Advance ticket sales have ended but plenty of additional tickets remain avaialble at the door.
Profs and Pints DC presents: “When the NBA Became Black,” with Theresa Runstedtler, associate professor in the departments of history and of critical race, gender, and culture studies at American University and author of Black Ball: Kareem Abdul-Jabbar, Spencer Haywood, and the Generation that Saved the Soul of the NBA.
Nowadays the National Basketball Association (NBA) is popularly known as a Black league, celebrated around the world for its Black superstars and their exciting brand of African American urban cool. It also has a reputation as a progressive outlier in North American professional sports, both in terms of its labor politics and its stance on social issues.
There was a time, however, when the NBA was none of these things.
How did the NBA transform from a white-dominated league that generally catered to mostly white fans to a majority-Black league that embraced a multinational and multicultural fanbase? How did it become one of the few institutions in pro sports that seems to support Black players’ right to speak out against racial injustices?
Hear such questions tackled by Professor Theresa Runstedtler, whose meticulously researched book on the subject, Black Ball, was hailed by The New Yorker as “one of the best and most politically truthful books on basketball."
She’ll explore the trials and triumphs of players from the 1970s, such as Spencer Haywood, Kareem Abdul-Jabbar, and Earl “the Pearl” Monroe. She’ll talk about how Black players introduced an improvisational style derived from the playground courts of their neighborhoods.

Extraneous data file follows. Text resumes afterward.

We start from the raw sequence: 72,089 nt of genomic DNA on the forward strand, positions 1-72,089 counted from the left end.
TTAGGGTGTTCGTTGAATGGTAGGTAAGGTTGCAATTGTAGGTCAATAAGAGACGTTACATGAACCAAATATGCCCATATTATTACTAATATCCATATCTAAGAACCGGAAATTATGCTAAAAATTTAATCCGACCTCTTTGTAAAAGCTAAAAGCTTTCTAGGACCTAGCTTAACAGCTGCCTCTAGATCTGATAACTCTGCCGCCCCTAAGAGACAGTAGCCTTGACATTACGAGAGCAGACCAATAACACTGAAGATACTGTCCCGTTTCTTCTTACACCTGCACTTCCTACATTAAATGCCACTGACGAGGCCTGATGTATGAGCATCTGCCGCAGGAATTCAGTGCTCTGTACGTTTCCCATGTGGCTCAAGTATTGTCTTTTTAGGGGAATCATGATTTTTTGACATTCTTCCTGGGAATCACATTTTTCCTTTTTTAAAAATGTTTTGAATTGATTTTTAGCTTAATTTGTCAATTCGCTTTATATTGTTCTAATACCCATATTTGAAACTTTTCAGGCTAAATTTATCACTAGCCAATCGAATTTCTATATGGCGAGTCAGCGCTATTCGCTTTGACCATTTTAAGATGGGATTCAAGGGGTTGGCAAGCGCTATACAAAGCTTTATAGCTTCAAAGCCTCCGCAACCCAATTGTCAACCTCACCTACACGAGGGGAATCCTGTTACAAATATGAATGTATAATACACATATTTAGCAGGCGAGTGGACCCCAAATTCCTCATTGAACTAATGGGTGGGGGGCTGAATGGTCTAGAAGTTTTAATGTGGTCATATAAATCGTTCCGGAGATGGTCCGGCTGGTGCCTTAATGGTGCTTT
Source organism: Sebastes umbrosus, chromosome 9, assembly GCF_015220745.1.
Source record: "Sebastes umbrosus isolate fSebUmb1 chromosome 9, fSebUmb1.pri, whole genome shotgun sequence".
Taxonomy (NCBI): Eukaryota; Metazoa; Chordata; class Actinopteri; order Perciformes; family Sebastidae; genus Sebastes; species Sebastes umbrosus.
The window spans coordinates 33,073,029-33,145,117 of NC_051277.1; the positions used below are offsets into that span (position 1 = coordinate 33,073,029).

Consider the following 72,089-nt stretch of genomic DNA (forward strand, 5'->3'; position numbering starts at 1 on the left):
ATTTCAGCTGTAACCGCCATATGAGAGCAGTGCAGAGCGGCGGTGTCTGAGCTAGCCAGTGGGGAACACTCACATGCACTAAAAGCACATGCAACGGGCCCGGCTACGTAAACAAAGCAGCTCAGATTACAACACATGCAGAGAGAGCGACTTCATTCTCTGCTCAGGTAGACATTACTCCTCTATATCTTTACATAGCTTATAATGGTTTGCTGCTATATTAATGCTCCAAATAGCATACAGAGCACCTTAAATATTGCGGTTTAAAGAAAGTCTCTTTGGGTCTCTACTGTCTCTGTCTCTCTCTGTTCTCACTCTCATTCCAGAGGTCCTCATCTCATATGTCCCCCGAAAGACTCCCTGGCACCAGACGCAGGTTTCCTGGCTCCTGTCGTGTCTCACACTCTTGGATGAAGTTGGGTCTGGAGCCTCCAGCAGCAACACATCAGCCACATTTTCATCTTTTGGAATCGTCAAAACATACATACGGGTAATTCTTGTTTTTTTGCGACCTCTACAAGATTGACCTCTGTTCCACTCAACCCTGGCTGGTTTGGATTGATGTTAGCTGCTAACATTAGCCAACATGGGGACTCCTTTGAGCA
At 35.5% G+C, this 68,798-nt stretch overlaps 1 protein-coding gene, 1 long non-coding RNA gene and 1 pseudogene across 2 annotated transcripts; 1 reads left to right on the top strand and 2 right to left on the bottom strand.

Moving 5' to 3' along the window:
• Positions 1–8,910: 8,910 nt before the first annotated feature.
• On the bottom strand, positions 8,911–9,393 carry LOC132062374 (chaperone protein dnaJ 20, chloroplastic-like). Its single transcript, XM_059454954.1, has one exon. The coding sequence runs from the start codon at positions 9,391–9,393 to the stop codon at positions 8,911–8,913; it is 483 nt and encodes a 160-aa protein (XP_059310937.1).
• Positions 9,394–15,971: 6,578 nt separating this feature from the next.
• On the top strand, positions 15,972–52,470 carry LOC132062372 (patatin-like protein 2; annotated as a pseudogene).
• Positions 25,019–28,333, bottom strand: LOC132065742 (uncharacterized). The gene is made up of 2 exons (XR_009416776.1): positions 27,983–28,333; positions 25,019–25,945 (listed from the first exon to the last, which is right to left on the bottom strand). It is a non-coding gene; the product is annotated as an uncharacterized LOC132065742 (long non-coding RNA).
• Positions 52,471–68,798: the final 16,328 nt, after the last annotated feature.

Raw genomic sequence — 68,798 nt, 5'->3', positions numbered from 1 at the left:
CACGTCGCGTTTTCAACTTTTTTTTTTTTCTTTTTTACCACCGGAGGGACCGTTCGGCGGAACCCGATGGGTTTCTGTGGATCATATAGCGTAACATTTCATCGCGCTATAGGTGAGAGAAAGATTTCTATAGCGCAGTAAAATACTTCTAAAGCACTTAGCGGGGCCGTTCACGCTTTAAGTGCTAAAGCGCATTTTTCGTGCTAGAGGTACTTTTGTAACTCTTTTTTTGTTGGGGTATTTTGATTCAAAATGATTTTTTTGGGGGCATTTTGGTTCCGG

You’ll also learned how Black players challenged NBA team owners’ autocratic power, garnering higher salaries and increased agency. Their skills, style, and savvy laid the foundation for the global popularity and profitability of the league we know today.
If the NBA is “woke,” it’s because Black players made it so.
Dr. Runstedtler is a scholar of African American history whose research focuses on the intersection of race, masculinity, labor, and sport. She also is the author Jack Johnson, Rebel Sojourner: Boxing in the Shadow of the Global Color Line. Before earning her doctorate she was a member of the Toronto Raptors Dance Pak and worked in public relations for a Canadian national sports network. Attending her talk will be like having a courtside seat for great insights on American history and professional basketball. (Advance tickets: $13.50 plus sales tax and processing fees. Doors: $17, or $15 with a student ID. Listed time is for doors. Talk starts 30 minutes later.)
Image: Kareem Abdul-Jabbar as a Milwaukee Bucks center in 1974. (Photo by Frank Bryan / Public Domain.)